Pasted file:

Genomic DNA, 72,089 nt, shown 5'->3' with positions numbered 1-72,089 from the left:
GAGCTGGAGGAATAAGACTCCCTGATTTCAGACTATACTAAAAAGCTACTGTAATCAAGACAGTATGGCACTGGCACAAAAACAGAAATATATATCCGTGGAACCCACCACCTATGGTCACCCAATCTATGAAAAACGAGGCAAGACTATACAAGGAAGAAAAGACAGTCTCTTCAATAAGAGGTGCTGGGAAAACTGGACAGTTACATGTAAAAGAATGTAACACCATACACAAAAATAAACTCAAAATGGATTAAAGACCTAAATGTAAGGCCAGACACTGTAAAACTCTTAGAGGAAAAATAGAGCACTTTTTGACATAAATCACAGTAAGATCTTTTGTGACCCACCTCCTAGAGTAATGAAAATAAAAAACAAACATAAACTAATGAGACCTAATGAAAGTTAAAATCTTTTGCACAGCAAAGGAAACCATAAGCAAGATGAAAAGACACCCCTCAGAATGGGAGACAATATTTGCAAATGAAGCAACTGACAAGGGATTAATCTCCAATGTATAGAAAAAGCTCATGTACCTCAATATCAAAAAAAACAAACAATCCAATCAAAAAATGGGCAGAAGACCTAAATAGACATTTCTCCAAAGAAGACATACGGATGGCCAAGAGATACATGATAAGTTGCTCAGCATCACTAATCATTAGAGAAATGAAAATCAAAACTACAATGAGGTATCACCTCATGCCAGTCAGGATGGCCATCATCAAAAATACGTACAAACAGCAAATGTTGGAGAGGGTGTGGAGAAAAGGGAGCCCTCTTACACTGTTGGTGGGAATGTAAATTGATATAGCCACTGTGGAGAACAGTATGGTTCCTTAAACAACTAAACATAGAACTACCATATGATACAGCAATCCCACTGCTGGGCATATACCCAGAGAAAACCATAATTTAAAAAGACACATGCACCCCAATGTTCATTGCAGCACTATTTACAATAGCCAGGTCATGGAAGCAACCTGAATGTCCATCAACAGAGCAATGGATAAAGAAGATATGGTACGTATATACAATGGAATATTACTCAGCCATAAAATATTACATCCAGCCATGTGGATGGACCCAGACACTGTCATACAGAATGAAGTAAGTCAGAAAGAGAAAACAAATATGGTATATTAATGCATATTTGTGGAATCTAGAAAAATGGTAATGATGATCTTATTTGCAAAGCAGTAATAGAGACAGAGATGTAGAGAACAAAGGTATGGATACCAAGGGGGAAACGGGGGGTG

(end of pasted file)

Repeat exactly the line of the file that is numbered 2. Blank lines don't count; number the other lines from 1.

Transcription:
GAGCTGGAGGAATAAGACTCCCTGATTTCAGACTATACTAAAAAGCTACTGTAATCAAGACAGTATGGCACTGGCACAAAAACAGAAATATATATCCGTGGAACCCACCACCTATGGTCACCCAATCTATGAAAAACGAGGCAAGACTATACAAGGAAGAAAAGACAGTCTCTTCAATAAGAGGTGCTGGGAAAACTGGACAGTTACATGTAAAAGAATGTAACACCATACACAAAAATAAACTCAAAATGGATTAAAGACCTAAATGTAAGGCCAGACACTGTAAAACTCTTAGAGGAAAAATAGAGCACTTTTTGACATAAATCACAGTAAGATCTTTTGTGACCCACCTCCTAGAGTAATGAAAATAAAAAACAAACATAAACTAATGAGACCTAATGAAAGTTAAAATCTTTTGCACAGCAAAGGAAACCATAAGCAAGATGAAAAGACACCCCTCAGAATGGGAGACAATATTTGCAAATGAAGCAACTGACAAGGGATTAATCTCCAATGTATAGAAAAAGCTCATGTACCTCAATATCAAAAAAAACAAACAATCCAATCAAAAAATGGGCAGAAGACCTAAATAGACATTTCTCCAAAGAAGACATACGGATGGCCAAGAGATACATGATAAGTTGCTCAGCATCACTAATCATTAGAGAAATGAAAATCAAAACTACAATGAGGTATCACCTCATGCCAGTCAGGATGGCCATCATCAAAAATACGTACAAACAGCAAATGTTGGAGAGGGTGTGGAGAAAAGGGAGCCCTCTTACACTGTTGGTGGGAATGTAAATTGATATAGCCACTGTGGAGAACAGTATGGTTCCTTAAACAACTAAACATAGAACTACCATATGATACAGCAATCCCACTGCTGGGCATATACCCAGAGAAAACCATAATTTAAAAAGACACATGCACCCCAATGTTCATTGCAGCACTATTTACAATAGCCAGGTCATGGAAGCAACCTGAATGTCCATCAACAGAGCAATGGATAAAGAAGATATGGTACGTATATACAATGGAATATTACTCAGCCATAAAATATTACATCCAGCCATGTGGATGGACCCAGACACTGTCATACAGAATGAAGTAAGTCAGAAAGAGAAAACAAATATGGTATATTAATGCATATTTGTGGAATCTAGAAAAATGGTAATGATGATCTTATTTGCAAAGCAGTAATAGAGACAGAGATGTAGAGAACAAAGGTATGGATACCAAGGGGGAAACGGGGGGTG